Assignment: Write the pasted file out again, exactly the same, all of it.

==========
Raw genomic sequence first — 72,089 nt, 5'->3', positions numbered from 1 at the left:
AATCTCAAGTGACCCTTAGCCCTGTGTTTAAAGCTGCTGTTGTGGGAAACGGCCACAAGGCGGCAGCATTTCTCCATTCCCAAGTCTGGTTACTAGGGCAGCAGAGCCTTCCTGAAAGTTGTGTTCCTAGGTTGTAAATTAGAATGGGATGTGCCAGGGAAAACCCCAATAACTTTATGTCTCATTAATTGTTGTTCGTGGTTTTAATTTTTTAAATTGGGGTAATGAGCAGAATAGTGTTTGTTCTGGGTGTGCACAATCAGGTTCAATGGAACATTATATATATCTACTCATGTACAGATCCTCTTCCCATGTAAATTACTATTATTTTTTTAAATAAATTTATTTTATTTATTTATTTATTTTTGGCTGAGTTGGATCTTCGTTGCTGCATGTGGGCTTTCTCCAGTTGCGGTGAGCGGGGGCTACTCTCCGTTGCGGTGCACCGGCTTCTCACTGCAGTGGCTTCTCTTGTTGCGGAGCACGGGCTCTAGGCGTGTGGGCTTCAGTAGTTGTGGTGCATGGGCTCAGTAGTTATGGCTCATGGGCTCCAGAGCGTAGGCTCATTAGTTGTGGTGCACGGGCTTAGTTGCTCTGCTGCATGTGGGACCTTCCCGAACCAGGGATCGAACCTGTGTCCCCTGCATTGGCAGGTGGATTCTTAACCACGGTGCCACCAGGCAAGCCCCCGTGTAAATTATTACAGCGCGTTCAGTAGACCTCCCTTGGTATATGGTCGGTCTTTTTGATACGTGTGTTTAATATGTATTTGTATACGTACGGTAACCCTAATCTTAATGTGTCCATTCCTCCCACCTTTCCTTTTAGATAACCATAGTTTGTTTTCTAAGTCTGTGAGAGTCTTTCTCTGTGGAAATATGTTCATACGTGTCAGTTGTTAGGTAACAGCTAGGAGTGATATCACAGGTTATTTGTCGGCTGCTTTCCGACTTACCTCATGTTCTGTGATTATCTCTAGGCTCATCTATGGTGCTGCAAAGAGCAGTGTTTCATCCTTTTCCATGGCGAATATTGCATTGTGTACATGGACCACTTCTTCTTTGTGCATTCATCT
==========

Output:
Raw genomic sequence first — 72,089 nt, 5'->3', positions numbered from 1 at the left:
AATCTCAAGTGACCCTTAGCCCTGTGTTTAAAGCTGCTGTTGTGGGAAACGGCCACAAGGCGGCAGCATTTCTCCATTCCCAAGTCTGGTTACTAGGGCAGCAGAGCCTTCCTGAAAGTTGTGTTCCTAGGTTGTAAATTAGAATGGGATGTGCCAGGGAAAACCCCAATAACTTTATGTCTCATTAATTGTTGTTCGTGGTTTTAATTTTTTAAATTGGGGTAATGAGCAGAATAGTGTTTGTTCTGGGTGTGCACAATCAGGTTCAATGGAACATTATATATATCTACTCATGTACAGATCCTCTTCCCATGTAAATTACTATTATTTTTTTAAATAAATTTATTTTATTTATTTATTTATTTTTGGCTGAGTTGGATCTTCGTTGCTGCATGTGGGCTTTCTCCAGTTGCGGTGAGCGGGGGCTACTCTCCGTTGCGGTGCACCGGCTTCTCACTGCAGTGGCTTCTCTTGTTGCGGAGCACGGGCTCTAGGCGTGTGGGCTTCAGTAGTTGTGGTGCATGGGCTCAGTAGTTATGGCTCATGGGCTCCAGAGCGTAGGCTCATTAGTTGTGGTGCACGGGCTTAGTTGCTCTGCTGCATGTGGGACCTTCCCGAACCAGGGATCGAACCTGTGTCCCCTGCATTGGCAGGTGGATTCTTAACCACGGTGCCACCAGGCAAGCCCCCGTGTAAATTATTACAGCGCGTTCAGTAGACCTCCCTTGGTATATGGTCGGTCTTTTTGATACGTGTGTTTAATATGTATTTGTATACGTACGGTAACCCTAATCTTAATGTGTCCATTCCTCCCACCTTTCCTTTTAGATAACCATAGTTTGTTTTCTAAGTCTGTGAGAGTCTTTCTCTGTGGAAATATGTTCATACGTGTCAGTTGTTAGGTAACAGCTAGGAGTGATATCACAGGTTATTTGTCGGCTGCTTTCCGACTTACCTCATGTTCTGTGATTATCTCTAGGCTCATCTATGGTGCTGCAAAGAGCAGTGTTTCATCCTTTTCCATGGCGAATATTGCATTGTGTACATGGACCACTTCTTCTTTGTGCATTCATCT